In seven years, Lenin changed the course of history

The upheavals convulsing the Russian empire in 1917, Victor Sebestyen argues convincingly, were the seminal happenings of the past century. From them directly stemmed the second world war, the Cold War, the collapse of European imperialism and the dangerous world we inhabit today. There are many weighty modern accounts of these epochal events by historians such as Richard Pipes, Robert Service and Orlando Figes, and it is these that Sebestyen chiefly relies on in this brisk, well-informed and chilling account. He makes no pretence of original research. How did Trotsky’s childlike vision become a nightmare system, dependent on evil, oppression and violence?  ‘The Russian Revolution’ is something of a misnomer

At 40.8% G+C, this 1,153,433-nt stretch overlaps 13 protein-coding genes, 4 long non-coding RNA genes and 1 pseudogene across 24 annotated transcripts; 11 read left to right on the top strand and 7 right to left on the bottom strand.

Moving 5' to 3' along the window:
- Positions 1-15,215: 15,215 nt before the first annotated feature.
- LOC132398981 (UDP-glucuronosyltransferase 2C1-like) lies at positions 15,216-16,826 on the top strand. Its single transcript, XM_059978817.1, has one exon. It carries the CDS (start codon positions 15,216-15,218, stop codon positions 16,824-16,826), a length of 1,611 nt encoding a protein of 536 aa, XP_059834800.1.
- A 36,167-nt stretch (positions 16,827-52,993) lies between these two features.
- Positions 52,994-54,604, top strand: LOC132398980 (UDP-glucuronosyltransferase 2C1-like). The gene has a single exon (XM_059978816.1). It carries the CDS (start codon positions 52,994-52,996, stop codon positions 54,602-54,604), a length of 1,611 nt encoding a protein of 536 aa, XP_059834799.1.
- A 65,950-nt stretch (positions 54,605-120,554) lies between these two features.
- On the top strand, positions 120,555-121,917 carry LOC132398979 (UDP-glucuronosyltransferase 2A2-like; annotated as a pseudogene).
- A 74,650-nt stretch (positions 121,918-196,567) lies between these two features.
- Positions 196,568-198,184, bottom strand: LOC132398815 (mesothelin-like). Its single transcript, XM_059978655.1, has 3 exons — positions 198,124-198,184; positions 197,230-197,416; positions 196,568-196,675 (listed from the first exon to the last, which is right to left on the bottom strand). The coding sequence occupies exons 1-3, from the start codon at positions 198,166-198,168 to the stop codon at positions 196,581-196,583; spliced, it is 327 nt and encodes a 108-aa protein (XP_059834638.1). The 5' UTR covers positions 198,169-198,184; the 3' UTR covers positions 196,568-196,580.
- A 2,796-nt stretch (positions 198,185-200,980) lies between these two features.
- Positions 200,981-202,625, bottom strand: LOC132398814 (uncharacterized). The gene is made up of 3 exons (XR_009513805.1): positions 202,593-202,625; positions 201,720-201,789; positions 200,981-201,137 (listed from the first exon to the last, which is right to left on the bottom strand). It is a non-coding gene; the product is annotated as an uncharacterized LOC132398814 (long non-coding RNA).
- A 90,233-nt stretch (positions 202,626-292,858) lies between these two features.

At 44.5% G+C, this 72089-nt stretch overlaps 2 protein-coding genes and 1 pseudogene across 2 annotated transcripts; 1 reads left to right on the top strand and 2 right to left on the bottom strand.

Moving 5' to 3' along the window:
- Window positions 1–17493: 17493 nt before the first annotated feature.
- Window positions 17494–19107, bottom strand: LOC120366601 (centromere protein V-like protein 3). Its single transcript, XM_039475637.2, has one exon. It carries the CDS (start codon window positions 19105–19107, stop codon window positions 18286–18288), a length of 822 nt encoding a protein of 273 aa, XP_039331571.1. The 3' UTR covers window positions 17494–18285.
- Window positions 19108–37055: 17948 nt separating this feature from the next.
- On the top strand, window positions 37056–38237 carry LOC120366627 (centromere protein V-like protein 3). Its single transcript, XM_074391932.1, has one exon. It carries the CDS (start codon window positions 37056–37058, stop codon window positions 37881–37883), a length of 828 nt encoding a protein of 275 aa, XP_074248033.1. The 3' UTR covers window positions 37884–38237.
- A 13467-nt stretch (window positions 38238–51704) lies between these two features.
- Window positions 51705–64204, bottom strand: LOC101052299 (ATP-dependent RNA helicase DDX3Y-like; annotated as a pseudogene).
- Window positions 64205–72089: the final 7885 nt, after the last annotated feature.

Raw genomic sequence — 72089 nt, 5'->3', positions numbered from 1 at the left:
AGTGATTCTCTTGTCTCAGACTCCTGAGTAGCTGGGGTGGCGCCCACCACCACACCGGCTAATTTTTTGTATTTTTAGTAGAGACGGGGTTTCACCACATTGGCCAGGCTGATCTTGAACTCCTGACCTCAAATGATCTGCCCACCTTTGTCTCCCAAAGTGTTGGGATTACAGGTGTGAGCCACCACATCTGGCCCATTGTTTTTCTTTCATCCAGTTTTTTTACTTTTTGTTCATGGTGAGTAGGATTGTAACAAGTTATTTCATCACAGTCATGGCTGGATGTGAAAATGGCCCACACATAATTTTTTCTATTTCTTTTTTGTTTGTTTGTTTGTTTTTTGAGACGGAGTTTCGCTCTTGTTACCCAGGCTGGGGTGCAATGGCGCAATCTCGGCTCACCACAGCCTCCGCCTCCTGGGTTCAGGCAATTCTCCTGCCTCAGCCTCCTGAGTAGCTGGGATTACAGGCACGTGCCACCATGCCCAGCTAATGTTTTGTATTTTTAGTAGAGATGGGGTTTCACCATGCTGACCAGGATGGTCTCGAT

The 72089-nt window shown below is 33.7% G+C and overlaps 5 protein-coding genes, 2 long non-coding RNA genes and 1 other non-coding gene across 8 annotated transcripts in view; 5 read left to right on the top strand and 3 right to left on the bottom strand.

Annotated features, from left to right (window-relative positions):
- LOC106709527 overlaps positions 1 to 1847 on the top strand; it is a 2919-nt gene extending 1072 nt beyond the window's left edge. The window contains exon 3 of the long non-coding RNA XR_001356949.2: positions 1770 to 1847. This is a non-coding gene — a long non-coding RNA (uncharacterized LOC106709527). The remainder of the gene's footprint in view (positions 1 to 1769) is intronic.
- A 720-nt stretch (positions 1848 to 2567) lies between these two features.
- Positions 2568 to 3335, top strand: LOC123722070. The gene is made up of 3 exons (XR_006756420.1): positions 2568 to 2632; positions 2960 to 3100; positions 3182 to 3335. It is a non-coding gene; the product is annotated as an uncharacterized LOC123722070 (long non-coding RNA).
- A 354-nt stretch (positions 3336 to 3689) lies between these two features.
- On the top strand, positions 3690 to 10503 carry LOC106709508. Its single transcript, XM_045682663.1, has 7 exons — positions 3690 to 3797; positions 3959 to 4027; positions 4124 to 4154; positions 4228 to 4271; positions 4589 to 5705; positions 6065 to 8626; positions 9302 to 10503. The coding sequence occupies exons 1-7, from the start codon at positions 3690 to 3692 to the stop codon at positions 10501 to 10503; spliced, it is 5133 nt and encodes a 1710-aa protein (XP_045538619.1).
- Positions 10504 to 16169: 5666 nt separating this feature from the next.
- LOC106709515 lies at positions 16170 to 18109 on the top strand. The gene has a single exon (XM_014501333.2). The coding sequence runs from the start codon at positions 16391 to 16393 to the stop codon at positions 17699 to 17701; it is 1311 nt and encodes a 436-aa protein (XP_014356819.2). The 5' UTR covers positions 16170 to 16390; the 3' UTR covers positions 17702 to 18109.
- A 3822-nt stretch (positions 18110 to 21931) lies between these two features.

The art and science of Fabergé

After all the magnificent presents she’d received from his workshop, Queen Alexandra was eager to meet the most famous jeweller in Russia. ‘If Mr Fabergé ever comes to London,’ she said to Henry Bainbridge, a manager of the design house, ‘you must bring him to see me.’ Peter Carl Fabergé paid a rare visit to the capital to inspect his new shop — the only one located outside the Russian empire — at 48 Dover Street in 1908. ‘The Queen wants to see me! What for?’ he asked an exasperated Bainbridge. ‘Well, you know what an admirer she is of all your things.’ Insisting that she would not wish to